Caulking is often a job that can be done by just homeowners. It’s a simple and effective way of closing up small gaps and tidying the overall look of a room.
It’s a good practice always to have a surplus, excess of materials, rather than having a shortage. A lot of homeowners will find themselves having excess material in their storage. It would be a waste just to throw them out. The question now is, can you use the caulk you bought for a closing up a certain gap outside of your house for another gap inside?
Yes, you can use exterior caulk for interior finishes. The main difference between caulks is the material that they are composed of. Either way, they will all seal gaps. There are certain caulks that are more optimal for outside use and others for interior use. The best caulk depends on the situation and what you plan on sealing.
In this article, we’ll be going more in-depth into what caulk is, how to apply it, and choosing the right caulk for you and your particular need.
If you plan to seal anything soon or just want to prepare in case you need to, then read on.
What is caulk and what are its benefits?
Caulk is a sealant used to cover imperfections in the installment of fixtures and other building materials.
The type of imperfections that caulk seals is usually at joints or seams. A joint or seams usually end up having gaps in between the objects they are joining together, which is completely normal since construction will never be 100% perfect.
The caulk addresses these imperfections by filling the gap between objects. Caulk is generally a thick, viscous liquid that is poured into the gap either before or after installation, depending on the purpose of the caulk.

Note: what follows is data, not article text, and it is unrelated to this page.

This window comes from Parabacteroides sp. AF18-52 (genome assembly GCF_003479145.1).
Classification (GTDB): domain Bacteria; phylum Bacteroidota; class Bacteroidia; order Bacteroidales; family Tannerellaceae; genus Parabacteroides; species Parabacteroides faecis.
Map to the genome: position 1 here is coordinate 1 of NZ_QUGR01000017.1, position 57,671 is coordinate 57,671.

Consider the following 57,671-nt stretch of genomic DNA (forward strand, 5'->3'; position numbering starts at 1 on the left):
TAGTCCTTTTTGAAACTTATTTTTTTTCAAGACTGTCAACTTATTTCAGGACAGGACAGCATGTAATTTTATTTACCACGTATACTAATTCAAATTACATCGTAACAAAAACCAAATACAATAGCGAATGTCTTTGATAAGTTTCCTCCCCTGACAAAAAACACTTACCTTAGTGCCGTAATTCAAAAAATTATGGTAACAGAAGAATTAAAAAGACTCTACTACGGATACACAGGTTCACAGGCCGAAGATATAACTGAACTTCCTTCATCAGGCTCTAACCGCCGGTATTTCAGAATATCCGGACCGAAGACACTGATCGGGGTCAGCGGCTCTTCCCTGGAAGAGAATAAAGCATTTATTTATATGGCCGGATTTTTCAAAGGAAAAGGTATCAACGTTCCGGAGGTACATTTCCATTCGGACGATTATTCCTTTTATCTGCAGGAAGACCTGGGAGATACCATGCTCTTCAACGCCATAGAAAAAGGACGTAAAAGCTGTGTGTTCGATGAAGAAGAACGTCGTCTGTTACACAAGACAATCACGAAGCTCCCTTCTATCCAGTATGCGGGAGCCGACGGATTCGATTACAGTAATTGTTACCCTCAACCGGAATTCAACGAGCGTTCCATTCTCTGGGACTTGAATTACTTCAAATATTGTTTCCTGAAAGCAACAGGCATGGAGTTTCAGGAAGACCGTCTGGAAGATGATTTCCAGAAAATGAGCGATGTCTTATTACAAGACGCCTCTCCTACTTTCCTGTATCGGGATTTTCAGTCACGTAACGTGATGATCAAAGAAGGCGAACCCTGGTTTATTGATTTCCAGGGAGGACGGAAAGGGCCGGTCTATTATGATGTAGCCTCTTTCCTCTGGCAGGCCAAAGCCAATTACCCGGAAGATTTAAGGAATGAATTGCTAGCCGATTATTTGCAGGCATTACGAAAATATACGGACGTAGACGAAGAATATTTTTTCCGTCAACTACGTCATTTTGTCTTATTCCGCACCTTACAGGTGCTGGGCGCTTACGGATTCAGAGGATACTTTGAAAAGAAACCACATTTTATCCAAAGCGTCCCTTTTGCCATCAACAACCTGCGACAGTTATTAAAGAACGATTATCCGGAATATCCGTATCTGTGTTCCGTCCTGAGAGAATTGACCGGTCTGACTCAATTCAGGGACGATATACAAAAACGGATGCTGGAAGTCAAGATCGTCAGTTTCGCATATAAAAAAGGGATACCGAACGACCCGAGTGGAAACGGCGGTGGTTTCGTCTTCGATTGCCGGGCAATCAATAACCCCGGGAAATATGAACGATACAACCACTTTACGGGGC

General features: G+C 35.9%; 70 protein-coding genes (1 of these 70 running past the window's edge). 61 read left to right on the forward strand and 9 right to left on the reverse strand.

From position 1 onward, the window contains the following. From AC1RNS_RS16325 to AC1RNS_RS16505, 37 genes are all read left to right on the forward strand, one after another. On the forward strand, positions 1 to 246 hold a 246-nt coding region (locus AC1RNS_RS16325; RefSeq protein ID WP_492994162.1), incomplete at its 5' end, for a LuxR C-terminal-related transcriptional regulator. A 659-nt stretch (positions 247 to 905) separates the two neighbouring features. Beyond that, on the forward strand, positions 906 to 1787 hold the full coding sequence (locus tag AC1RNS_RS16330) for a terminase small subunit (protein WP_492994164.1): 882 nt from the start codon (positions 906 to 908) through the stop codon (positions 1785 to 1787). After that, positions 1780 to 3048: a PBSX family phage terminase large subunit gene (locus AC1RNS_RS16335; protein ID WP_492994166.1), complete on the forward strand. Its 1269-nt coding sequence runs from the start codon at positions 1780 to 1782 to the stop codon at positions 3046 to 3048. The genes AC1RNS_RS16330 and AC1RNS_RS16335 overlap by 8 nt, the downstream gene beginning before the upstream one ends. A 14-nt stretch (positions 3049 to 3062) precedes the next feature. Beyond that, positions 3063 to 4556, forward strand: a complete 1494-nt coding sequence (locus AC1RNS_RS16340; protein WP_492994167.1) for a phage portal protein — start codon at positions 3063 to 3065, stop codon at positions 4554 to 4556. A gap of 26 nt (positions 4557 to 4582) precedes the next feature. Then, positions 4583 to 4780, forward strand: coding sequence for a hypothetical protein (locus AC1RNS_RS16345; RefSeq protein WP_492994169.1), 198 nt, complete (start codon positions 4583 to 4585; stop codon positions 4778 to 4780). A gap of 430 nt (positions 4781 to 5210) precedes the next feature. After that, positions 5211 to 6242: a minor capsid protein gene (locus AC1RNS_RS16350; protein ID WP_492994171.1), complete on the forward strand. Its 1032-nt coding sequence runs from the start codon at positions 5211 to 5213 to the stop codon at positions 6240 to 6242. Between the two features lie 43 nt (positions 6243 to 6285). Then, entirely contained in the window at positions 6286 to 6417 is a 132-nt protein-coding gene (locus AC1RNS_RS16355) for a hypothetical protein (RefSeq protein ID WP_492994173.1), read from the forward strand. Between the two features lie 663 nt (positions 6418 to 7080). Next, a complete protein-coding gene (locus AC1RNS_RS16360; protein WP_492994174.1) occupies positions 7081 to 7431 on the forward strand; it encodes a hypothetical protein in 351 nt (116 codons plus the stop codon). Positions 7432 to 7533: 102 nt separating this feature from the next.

Caulk is also used as a key component for some fixtures. Since its properties give extra protection, it’s not uncommon to find caulk in spaces where you might find screws, bolts, etc.
Types of caulk
The type of caulk is not classified based on “exterior” or “interior” use. Instead, it is classified by the ingredients of the mixture that will be used as a sealant. Some mixtures may have certain properties such as waterproofing, fire retardant, airtightness, etc.
The key is to use the proper caulk for the appropriate area. For example, I would use a different caulk for a bathroom compared to the caulk I used for filling in trim.
Here are the different types of caulk along with a short description of each:
Solvent-Based caulk is designed to withstand exterior conditions.
Acrylic Latex caulk is rich in silicone and is extremely easy to work with. However, the durability and protection they provide are relatively low compared to other caulk types.
Hybrid caulk is a combination of acrylic latex and polyurethane. Hybrids attempt to achieve a balance between the pros and cons of the two different caulk types and can be used as an “all-purpose” caulk.
Polyurethane caulk provides great protection and is very durable. However, they are difficult to work with and can get messy if not applied properly.
Choosing the right type of caulk
There are 4 main determining factors as to what type of caulk you should be using which are:
- The size of the area you will be sealing.
- The material of the area you will be sealing.
- The location of the area you will be sealing.
- Your expertise/ level in working with caulk.